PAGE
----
So instead, I jumped on the ferry across to Bressay and went for a hike. I climbed up one hill and got a beautiful view across to Noss, and then left the muddy "trail" to continue across a small ridge and up to the highest point on Bressay, the hill with the radio towers that overlooks Lerwick.
Which is entirely why I wanted to climb it - I had been in town too long not to climb the highest point you could see from the harbor. And from there I continued straight down another wide ridge towards the sea cliffs. In this process, I learned why the landscape is referred to as a peat bog. And why most people go to Scotland with waterproof shoes.
But the view from those sea cliffs was worth every hour it took my shoes to dry. A couple hundred feet tall with a view south east across the ocean and too many birds to count. I lay down with my head over the edge (sorry parents) and watched the birds fly underneath me. And over me. And in my face. They would go in circles down across the ocean, the up the drafts rising up the cliff and pop over the edge right where I was sprawled.
Eventually, I rolled away from the edge and made my way down to the lighthouse. It's a funny thing to me, that I find lighthouses to be such comforting places given that they're nearly always built because shipwrecks have become too frequent. The sun warmed my shoulders and I dreamed about flying with the seabirds while I read about stormy shipwrecks and hypothermic survivors on the cliffs below.
And with a reminder that I'm lucky, I skipped down the road, fell into the ditch trying to get out of the way of a car, unsuccessfully tried to whistle a Shetland pony to the fence so I could hug it, and wound up at the town hall for Sunday tea.
A different kind of beauty awaited me inside: kindness and artistry. The displays of knitting, the plates of cookies and cakes, and the warm greetings pulled me inside to sit awhile. And at long last, I tried knitting with a knitting belt. What I've noticed here is that if you sit and knit, you'll get advice on how to knit better. I had yet to try a knitting belt, so I was quite curious to see if it would be as odd to adjust to as I expected (surprisingly, it wasn't), but I also received a crash course in "low-effort yarn flicking" which has enlightened me further to the subtle art of knitting more efficiently.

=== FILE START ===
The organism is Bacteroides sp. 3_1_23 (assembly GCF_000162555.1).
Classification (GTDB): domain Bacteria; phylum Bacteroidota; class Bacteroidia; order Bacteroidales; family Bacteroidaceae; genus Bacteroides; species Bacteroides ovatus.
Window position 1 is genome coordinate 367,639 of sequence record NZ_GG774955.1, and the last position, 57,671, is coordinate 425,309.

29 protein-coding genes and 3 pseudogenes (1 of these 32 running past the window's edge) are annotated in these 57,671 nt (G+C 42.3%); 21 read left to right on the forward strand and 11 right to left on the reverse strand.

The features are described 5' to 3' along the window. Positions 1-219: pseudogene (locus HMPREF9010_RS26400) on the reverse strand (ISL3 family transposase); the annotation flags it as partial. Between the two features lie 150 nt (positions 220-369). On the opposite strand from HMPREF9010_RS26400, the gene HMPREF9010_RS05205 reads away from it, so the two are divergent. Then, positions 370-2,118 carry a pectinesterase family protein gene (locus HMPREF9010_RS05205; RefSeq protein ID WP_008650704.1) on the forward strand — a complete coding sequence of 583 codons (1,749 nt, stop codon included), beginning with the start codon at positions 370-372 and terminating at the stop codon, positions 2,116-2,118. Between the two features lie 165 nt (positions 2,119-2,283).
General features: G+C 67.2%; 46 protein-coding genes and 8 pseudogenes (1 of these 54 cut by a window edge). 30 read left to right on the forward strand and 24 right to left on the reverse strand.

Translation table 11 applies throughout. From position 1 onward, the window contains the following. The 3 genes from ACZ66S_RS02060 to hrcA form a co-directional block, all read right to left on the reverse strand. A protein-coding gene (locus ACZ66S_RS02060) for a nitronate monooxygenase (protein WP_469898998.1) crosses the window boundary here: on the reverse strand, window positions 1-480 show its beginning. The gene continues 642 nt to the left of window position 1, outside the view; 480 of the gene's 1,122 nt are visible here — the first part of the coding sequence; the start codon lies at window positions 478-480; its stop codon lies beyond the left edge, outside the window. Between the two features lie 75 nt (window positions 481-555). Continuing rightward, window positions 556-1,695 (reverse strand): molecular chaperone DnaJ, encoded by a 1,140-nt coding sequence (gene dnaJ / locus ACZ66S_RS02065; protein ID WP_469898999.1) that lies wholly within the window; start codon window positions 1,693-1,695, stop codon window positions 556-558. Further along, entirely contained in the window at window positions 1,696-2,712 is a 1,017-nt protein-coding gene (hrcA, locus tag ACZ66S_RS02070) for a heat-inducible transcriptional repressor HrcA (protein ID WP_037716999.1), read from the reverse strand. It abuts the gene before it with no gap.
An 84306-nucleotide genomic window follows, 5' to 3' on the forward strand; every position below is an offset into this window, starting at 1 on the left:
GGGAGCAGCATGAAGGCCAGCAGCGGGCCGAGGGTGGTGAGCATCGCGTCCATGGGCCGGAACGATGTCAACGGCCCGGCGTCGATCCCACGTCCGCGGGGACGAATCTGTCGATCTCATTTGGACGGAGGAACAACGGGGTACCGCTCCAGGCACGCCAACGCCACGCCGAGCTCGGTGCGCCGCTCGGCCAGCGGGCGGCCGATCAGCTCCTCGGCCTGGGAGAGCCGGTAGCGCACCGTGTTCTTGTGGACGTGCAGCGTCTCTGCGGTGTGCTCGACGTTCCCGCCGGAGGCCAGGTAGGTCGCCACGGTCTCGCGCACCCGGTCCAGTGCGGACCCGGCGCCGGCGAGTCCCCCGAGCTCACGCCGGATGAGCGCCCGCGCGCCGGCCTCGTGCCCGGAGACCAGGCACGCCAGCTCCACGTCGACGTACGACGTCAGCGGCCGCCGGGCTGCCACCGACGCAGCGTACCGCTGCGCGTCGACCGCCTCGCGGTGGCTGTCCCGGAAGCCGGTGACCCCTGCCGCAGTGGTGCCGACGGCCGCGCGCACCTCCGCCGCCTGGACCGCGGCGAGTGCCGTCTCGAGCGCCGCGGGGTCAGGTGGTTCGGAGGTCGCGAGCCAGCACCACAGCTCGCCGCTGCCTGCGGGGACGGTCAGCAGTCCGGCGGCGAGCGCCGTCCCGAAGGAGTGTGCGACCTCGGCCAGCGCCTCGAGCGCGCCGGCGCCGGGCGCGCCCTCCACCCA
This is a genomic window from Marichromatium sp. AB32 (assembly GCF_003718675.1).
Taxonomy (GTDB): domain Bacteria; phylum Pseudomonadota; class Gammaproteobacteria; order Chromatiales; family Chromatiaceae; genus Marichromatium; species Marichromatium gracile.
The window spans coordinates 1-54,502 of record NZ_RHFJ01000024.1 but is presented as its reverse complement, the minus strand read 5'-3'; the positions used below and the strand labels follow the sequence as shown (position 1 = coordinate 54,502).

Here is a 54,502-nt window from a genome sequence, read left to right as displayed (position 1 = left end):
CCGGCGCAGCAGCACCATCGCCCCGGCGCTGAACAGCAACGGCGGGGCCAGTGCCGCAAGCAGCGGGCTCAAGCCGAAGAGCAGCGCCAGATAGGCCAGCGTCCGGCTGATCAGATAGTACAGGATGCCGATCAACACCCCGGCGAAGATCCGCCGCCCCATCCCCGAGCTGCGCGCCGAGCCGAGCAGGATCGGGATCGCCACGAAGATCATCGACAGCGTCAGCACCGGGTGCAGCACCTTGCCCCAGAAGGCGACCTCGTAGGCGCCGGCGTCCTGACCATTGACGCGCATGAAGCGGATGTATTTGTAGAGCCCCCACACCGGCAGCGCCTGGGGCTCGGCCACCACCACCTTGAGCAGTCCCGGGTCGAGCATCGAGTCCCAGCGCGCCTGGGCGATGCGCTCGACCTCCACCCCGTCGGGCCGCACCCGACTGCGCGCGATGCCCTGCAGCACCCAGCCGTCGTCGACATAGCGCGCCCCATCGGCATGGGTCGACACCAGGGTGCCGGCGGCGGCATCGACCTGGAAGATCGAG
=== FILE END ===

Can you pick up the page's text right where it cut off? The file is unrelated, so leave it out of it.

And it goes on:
As I walked back to catch the ferry, I caught up with a woman with a heavy bag, who was grateful for my offer to carry it for her. It was a simple thing, a moment for me to the web of kindness encompassing these islands, and a chance to walk with someone. She was headed into town to go stay with her daughter and granddaughter for a bit. When I was applying for college, I remember visiting Middlebury and meeting a few students and thinking "I want to be like them someday." Talking with this woman left me with the same impression: "I want to be like her someday."
As I walked back across town that evening I looked up at the crest of the ridge running the length of Bressay. I like looking at ridges and knowing what the view is like, knowing I've walked them. Knowing that the rolling hill I could see actually consisted of miles of mud and peat and heather that catches your feet every three steps. Maybe climbing every hill in sight is how I try to make myself at home in a new place. I certainly smiled at the view for the rest of my stay in Lerwick.